Most people think that being selfish is bad — Selfishness is actually reliable (Especially if you designing products for the future)
You are selfish and you will only do what’s best for yourself. But that’s ok…
Because “selfishness is reliable” that’s what Gordan Gekko said in 1987. Greed may not be good, but people often do what maximizes their personal gains; sometimes even taking a short-term position even if irrational in the long term.
This law gives us an important assumption in building the future — so we are able to use it to design better systems for users.
But there are impacts of the law we should look out for — Here they are:
More Technology Mean More Danger — Especially if Greed is Good
The influencer and get rich quick culture has created a world where people often think of creating the next “big thing.”
This maximize gains approach is good because it solves problems, but it creates long-term problems — Generated by underestimated impacts of technology (Amara’s Law). Unfortunately, this can lead to outcomes like an effective Mosquito fog being re-purposed to spread yellow fever.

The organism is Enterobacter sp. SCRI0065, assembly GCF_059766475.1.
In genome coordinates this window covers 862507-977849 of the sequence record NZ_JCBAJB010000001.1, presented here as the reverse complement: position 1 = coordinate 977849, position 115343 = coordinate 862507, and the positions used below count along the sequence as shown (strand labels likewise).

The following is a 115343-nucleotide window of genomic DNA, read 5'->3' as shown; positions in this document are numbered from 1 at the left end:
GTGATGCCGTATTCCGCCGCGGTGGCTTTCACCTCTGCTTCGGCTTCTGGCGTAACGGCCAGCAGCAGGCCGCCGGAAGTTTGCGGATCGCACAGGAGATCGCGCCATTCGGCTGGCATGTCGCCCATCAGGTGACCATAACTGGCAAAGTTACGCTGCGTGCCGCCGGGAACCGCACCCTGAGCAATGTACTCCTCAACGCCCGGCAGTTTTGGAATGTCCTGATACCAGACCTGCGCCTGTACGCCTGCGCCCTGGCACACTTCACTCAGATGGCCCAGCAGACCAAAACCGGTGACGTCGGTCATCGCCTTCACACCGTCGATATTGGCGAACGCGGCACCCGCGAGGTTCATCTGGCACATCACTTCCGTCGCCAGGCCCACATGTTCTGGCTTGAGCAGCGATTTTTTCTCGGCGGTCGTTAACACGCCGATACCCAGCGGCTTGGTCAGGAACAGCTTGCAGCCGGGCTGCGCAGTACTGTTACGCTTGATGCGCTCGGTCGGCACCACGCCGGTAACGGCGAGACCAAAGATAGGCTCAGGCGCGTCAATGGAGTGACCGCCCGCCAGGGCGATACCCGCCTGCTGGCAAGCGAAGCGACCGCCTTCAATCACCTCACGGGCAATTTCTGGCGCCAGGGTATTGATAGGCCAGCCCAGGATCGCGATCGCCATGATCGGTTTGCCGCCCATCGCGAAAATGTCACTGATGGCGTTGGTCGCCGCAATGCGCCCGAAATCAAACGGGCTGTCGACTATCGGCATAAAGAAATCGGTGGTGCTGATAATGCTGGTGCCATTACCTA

If we think rationally we are able to see these dangers much ahead but cannot resist this deep hunger to execute the next big idea.
Weaponized Correctly — Gekko’s law can solve century-old problems in a jiffy
Reliable selfishness can actually accelerate bold solutions for the world’s most complex problems if used properly.
The trick is to make sure the product generates tremendous value for the end customer while solving the problem as a natural outcome. For example, people don’t buy solar panels because it is “green” — they do it because it allows them to save on electricity costs and be independent from the grid. It’s a bonus they get to show themselves as green crusaders.
Gekko’s law is only a tool to prepare the most effective products for the future. Let’s harness it effectively.
This post was created with Typeshare